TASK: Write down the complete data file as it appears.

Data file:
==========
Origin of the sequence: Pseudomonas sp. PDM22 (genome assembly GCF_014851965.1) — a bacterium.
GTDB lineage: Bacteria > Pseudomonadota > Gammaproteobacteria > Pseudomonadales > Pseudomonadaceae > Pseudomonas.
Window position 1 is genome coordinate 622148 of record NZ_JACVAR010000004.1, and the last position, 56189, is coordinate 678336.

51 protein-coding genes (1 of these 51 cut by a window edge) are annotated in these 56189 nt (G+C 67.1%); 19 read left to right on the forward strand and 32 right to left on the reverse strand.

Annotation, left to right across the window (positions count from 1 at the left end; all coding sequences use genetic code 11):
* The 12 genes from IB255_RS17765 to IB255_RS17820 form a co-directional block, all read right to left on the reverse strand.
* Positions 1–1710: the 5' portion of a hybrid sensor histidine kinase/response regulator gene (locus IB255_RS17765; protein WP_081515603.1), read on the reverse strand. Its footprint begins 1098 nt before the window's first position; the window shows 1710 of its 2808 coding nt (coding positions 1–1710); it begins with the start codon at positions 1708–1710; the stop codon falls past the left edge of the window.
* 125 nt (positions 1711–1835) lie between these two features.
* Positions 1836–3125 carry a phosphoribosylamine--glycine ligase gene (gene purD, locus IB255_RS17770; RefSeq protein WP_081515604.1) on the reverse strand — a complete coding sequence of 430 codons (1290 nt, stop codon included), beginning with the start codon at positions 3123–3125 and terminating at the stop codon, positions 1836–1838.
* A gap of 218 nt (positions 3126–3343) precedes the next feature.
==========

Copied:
Origin of the sequence: Pseudomonas sp. PDM22 (genome assembly GCF_014851965.1) — a bacterium.
GTDB lineage: Bacteria > Pseudomonadota > Gammaproteobacteria > Pseudomonadales > Pseudomonadaceae > Pseudomonas.
Window position 1 is genome coordinate 622148 of record NZ_JACVAR010000004.1, and the last position, 56189, is coordinate 678336.

51 protein-coding genes (1 of these 51 cut by a window edge) are annotated in these 56189 nt (G+C 67.1%); 19 read left to right on the forward strand and 32 right to left on the reverse strand.

Annotation, left to right across the window (positions count from 1 at the left end; all coding sequences use genetic code 11):
* The 12 genes from IB255_RS17765 to IB255_RS17820 form a co-directional block, all read right to left on the reverse strand.
* Positions 1–1710: the 5' portion of a hybrid sensor histidine kinase/response regulator gene (locus IB255_RS17765; protein WP_081515603.1), read on the reverse strand. Its footprint begins 1098 nt before the window's first position; the window shows 1710 of its 2808 coding nt (coding positions 1–1710); it begins with the start codon at positions 1708–1710; the stop codon falls past the left edge of the window.
* 125 nt (positions 1711–1835) lie between these two features.
* Positions 1836–3125 carry a phosphoribosylamine--glycine ligase gene (gene purD, locus IB255_RS17770; RefSeq protein WP_081515604.1) on the reverse strand — a complete coding sequence of 430 codons (1290 nt, stop codon included), beginning with the start codon at positions 3123–3125 and terminating at the stop codon, positions 1836–1838.
* A gap of 218 nt (positions 3126–3343) precedes the next feature.